Laura Ingalls Wilder’s annotated autobiography

I remember well our teacher reading to us fifth graders the novels of Laura Ingalls Wilders, which were based on the author’s childhood on the American frontier.  Her descriptions in The Long Winter of the blizzards, the isolation, and Pa surviving in a snow bank by eating oyster crackers still come to my mind whenever there’s a heavy snow.  The series of novels on her family’s moves all over the West are classics of children’s literature and masterful works of art by any standard.

Her autobiography, Pioneer Girl, which tells about  the actual experiences that the novels were based on, was published a few years ago.  In November, it is coming out in an annotated edition, which will spell out all of the connections to the novels, as well as specifying the differences between the novels and the reality.  The edition will also include a wealth of pictures and unpublished material from her diaries and notebooks. [Read more…]

How scholars proved that the “wife of Jesus” text is a forgery

I’m a little late on this, but I just learned the details.  You will remember a few years ago when a Harvard professor announced the discovery of an ancient manuscript fragment in which Jesus refers to “my wife” and says “she will be able to be my disciple.”  Many questioned the text’s authenticity, but everyone had to wait for further tests.  Then there were tests, and news reports said that the fragment is very ancient and that the text appears to be authentic.

But, finally, just before the summer, scholars proved once and for all that the document is a forgery and a hoax.  Read how they did so after the jump. [Read more…]

The youth who stopped Pickett’s Charge

President Obama will reward the Congressional Medal of Honor to two  Viet Nam War vets, Sgt. Maj. Bennie G. Adkins and, posthumously, Specialist Donald P. Sloat (who jumped on a grenade to save three comrades). Also winning the nation’s highest honor posthumously is Lt. Alonzo Cushing, a 22-year-old who commanded an artillery battery that took the brunt of Pickett’s Charge at the Battle of Gettysburg.  Read what he did after the jump.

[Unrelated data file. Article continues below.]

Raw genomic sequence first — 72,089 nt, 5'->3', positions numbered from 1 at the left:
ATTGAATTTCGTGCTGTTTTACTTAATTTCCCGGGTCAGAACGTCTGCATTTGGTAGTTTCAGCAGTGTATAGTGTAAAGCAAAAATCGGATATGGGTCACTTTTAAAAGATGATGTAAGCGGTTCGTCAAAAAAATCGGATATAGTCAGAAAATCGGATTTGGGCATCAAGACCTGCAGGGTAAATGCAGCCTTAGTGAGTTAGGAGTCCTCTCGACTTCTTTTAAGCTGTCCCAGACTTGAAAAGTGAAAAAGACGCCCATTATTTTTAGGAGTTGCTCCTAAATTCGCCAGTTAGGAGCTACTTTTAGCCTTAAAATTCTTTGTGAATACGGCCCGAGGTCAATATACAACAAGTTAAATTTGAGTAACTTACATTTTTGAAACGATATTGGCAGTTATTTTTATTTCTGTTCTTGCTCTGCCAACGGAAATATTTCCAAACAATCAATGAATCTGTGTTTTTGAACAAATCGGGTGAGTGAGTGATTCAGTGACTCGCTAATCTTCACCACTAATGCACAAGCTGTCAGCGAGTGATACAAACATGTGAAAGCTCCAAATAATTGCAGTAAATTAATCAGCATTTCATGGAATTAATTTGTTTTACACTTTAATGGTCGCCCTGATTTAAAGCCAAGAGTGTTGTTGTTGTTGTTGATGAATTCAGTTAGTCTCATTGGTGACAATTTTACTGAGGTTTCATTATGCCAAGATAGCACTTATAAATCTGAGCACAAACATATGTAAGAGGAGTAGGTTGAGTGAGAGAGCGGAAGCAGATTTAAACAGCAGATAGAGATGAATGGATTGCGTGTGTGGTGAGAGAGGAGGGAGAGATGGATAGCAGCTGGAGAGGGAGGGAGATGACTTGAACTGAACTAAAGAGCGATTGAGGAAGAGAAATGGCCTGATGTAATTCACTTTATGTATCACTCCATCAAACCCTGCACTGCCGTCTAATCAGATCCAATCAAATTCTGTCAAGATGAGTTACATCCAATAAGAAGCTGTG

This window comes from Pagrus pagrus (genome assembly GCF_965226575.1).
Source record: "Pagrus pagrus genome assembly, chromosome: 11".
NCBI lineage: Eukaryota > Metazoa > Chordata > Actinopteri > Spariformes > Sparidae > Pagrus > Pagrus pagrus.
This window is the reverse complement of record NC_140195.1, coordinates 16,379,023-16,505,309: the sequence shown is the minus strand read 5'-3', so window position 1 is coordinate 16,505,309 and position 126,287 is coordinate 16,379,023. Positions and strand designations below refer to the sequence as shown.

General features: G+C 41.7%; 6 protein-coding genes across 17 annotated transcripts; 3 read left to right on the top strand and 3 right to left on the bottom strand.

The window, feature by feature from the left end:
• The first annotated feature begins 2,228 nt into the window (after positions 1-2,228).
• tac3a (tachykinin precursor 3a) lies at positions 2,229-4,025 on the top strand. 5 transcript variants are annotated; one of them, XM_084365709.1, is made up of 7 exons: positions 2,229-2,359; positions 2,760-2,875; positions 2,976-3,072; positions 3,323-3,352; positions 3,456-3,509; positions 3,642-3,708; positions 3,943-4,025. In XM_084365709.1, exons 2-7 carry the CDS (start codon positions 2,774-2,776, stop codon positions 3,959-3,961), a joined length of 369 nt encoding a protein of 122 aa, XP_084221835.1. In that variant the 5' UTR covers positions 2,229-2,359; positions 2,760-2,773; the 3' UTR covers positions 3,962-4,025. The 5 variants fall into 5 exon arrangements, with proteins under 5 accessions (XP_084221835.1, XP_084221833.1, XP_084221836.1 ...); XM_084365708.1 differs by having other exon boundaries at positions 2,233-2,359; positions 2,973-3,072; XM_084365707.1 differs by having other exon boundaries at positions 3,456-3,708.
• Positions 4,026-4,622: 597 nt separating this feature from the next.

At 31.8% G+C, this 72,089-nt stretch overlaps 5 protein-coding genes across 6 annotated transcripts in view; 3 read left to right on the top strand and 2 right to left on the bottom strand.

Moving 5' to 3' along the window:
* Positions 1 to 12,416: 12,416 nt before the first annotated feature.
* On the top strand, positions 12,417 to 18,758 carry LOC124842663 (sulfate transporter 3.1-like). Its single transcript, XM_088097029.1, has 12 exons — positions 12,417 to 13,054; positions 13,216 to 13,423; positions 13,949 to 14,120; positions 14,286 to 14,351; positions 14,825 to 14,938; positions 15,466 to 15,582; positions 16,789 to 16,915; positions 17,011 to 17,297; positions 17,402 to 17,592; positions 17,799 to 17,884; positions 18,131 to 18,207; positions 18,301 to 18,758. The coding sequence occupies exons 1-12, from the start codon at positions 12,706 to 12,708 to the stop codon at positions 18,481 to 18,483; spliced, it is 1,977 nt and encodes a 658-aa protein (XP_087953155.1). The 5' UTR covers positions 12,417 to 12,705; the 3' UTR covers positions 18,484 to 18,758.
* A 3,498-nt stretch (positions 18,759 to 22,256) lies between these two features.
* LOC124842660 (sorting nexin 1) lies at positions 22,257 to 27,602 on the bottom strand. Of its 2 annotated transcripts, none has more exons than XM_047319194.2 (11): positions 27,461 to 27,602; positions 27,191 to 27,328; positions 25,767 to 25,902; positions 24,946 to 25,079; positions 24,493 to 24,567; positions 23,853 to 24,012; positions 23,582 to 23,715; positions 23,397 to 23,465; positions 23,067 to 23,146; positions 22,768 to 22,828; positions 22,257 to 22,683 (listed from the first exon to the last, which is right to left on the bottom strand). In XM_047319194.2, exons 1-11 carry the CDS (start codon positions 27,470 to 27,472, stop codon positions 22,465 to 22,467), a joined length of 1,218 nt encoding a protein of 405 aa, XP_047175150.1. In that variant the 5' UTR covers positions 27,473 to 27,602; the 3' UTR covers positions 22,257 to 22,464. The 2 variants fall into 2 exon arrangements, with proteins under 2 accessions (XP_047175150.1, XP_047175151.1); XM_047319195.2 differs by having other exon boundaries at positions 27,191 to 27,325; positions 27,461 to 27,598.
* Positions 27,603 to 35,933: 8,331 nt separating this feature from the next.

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[Read more…]

The political roots of atheism

Atheists are always invoking science, but notice how often their arguments and rhetoric use political language.  God allegedly “oppresses” human beings, taking away their “freedom.”  They say that God is “immoral,” that, in the words of John Lennon, if we imagine no religion, “the world would live as one.”

In fact, as Nick Spencer shows in Politico, the origins of atheism in the West had little to do with the rise of science; rather, it grew out of radical political movements.  Marxism, of course, but before that the mindset of the French revolutionaries, with their anti-clericalism and opposition to the Catholicism that was allied to the old royal order.  Many of these revolutionaries were Deists, but others took the next step of atheism.   There were, however, some countries–such as the United States–in which the church did not oppose the new “liberal” ideas, so that atheism had little traction.   After the jump, a link to Mr. Spencer’s article and an extract. [Read more…]

Alexander Hamilton on religion

July 11 was the 210th anniversary of the death of Alexander Hamilton, who was killed in a duel with the sitting vice president Aaron Burr.  Hamilton was one of the important founders, having written most of the Federalist Papers, being a key aide to General Washington, and organizing the foundations of the American economy.  He well deserves to be on the ten dollar bill.  But, according to Mark Movsesian, “he also wrote one of the most important texts on the place of religion in American public life.” [Read more…]

Lessons from Bastille Day?

Today is Bastille Day, marking the beginning of the French Revolution in 1789.  There were some major differences between that and the American Revolution, but there were some major similarities too.  What can we learn from them both?  We celebrated our country on July 4, but maybe this could be a time for some healthy self-criticism. [Read more…]


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